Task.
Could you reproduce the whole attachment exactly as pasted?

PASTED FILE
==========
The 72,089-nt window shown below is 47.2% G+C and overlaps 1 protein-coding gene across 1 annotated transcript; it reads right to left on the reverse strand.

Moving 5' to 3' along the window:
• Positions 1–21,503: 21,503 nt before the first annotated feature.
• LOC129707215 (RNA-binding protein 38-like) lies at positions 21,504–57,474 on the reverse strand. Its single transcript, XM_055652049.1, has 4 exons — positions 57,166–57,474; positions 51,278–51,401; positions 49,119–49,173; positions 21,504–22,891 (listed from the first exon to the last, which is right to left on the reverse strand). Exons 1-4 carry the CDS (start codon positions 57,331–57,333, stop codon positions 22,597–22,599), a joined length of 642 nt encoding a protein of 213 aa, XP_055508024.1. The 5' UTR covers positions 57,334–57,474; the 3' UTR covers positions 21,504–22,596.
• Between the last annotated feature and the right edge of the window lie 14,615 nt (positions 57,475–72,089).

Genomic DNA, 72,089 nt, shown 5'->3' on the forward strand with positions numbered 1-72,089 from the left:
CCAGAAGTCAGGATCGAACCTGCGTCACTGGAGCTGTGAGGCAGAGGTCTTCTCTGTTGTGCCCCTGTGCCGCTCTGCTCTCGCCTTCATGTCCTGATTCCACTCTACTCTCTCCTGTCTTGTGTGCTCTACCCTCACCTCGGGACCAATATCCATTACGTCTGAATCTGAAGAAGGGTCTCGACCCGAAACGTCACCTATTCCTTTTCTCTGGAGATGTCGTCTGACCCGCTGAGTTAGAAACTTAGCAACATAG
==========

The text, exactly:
The 72,089-nt window shown below is 47.2% G+C and overlaps 1 protein-coding gene across 1 annotated transcript; it reads right to left on the reverse strand.

Moving 5' to 3' along the window:
• Positions 1–21,503: 21,503 nt before the first annotated feature.
• LOC129707215 (RNA-binding protein 38-like) lies at positions 21,504–57,474 on the reverse strand. Its single transcript, XM_055652049.1, has 4 exons — positions 57,166–57,474; positions 51,278–51,401; positions 49,119–49,173; positions 21,504–22,891 (listed from the first exon to the last, which is right to left on the reverse strand). Exons 1-4 carry the CDS (start codon positions 57,331–57,333, stop codon positions 22,597–22,599), a joined length of 642 nt encoding a protein of 213 aa, XP_055508024.1. The 5' UTR covers positions 57,334–57,474; the 3' UTR covers positions 21,504–22,596.
• Between the last annotated feature and the right edge of the window lie 14,615 nt (positions 57,475–72,089).

Genomic DNA, 72,089 nt, shown 5'->3' on the forward strand with positions numbered 1-72,089 from the left:
CCAGAAGTCAGGATCGAACCTGCGTCACTGGAGCTGTGAGGCAGAGGTCTTCTCTGTTGTGCCCCTGTGCCGCTCTGCTCTCGCCTTCATGTCCTGATTCCACTCTACTCTCTCCTGTCTTGTGTGCTCTACCCTCACCTCGGGACCAATATCCATTACGTCTGAATCTGAAGAAGGGTCTCGACCCGAAACGTCACCTATTCCTTTTCTCTGGAGATGTCGTCTGACCCGCTGAGTTAGAAACTTAGCAACATAG